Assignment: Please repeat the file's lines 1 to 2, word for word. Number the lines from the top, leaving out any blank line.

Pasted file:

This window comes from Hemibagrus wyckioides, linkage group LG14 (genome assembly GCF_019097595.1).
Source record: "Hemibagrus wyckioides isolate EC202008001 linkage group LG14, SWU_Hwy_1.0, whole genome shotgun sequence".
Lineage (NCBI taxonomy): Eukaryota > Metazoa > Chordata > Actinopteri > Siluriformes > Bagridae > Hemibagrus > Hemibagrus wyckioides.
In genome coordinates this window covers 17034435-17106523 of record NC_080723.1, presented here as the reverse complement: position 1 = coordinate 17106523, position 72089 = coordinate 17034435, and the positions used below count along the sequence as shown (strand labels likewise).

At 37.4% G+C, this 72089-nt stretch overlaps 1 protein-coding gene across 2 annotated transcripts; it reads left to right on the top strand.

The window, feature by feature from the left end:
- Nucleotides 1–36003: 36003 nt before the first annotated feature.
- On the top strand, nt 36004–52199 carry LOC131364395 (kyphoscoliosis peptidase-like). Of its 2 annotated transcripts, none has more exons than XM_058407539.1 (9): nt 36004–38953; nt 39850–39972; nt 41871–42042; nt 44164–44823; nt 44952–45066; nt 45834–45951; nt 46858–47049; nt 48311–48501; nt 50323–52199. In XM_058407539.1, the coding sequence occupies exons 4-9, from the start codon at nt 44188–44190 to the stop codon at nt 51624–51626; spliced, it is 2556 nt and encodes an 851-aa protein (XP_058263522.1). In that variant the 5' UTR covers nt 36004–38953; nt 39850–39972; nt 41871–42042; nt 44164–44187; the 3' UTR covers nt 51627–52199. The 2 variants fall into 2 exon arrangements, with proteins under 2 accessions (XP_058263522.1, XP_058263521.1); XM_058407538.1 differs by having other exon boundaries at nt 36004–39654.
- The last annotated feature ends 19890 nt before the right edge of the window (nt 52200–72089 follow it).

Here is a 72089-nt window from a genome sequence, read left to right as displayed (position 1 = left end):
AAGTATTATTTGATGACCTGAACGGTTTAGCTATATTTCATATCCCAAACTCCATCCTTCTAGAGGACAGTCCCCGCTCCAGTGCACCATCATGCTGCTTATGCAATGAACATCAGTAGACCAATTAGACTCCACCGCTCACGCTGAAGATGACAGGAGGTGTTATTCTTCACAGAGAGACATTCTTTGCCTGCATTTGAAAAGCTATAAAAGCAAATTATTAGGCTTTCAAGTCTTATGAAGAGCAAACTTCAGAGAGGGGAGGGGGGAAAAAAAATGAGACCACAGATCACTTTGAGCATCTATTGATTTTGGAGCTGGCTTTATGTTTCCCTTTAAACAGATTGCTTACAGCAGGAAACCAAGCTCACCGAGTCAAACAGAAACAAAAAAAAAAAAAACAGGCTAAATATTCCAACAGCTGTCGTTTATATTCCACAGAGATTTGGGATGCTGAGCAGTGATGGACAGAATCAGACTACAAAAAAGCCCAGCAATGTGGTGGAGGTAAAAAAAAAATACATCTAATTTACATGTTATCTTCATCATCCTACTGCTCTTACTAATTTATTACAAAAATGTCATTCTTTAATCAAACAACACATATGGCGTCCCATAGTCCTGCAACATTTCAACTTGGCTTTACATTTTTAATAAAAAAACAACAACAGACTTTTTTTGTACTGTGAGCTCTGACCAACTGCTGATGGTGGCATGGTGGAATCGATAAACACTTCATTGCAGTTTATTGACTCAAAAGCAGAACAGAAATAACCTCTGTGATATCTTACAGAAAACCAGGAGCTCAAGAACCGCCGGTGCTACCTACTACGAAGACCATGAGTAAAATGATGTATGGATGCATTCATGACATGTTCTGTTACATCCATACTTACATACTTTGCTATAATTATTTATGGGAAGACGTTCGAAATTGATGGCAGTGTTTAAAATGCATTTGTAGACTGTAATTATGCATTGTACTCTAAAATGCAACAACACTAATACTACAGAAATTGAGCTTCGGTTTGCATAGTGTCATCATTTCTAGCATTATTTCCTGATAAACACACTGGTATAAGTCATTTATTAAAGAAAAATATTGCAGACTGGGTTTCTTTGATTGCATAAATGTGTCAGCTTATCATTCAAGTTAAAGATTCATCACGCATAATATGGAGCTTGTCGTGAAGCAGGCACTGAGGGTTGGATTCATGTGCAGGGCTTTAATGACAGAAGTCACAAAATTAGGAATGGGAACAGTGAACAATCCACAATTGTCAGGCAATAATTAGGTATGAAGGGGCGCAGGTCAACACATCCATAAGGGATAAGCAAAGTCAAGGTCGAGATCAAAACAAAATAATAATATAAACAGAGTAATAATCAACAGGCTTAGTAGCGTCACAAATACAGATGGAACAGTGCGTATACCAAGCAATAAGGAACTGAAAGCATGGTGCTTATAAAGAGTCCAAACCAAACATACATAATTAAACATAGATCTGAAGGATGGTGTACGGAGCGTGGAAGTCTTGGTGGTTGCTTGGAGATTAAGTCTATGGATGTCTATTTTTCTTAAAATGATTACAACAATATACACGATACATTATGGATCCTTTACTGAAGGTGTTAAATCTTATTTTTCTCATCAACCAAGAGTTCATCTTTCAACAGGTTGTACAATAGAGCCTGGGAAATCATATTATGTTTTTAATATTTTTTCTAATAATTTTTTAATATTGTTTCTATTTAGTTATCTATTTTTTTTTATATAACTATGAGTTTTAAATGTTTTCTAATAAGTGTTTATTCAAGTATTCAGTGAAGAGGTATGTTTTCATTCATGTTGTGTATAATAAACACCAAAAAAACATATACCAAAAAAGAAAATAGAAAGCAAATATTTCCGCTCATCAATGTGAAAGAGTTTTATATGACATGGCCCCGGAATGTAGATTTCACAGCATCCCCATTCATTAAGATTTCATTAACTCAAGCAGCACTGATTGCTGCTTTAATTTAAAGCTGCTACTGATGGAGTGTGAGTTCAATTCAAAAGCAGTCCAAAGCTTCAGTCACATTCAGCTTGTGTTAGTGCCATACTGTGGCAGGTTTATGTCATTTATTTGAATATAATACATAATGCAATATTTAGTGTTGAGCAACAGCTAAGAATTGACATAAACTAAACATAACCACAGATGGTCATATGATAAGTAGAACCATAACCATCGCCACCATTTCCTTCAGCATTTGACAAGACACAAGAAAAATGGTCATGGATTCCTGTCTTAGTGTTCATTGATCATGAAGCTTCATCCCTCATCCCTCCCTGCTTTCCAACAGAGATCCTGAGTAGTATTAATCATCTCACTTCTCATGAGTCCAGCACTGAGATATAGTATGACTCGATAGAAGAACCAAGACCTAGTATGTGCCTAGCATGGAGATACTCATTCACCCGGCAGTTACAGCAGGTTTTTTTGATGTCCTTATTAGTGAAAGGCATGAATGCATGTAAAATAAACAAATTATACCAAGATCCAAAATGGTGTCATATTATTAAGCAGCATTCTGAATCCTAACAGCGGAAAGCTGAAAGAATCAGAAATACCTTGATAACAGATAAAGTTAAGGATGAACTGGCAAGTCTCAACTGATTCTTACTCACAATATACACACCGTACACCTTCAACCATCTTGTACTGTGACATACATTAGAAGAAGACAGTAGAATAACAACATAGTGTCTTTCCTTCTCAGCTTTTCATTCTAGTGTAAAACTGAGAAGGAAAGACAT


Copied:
This window comes from Hemibagrus wyckioides, linkage group LG14 (genome assembly GCF_019097595.1).
Source record: "Hemibagrus wyckioides isolate EC202008001 linkage group LG14, SWU_Hwy_1.0, whole genome shotgun sequence".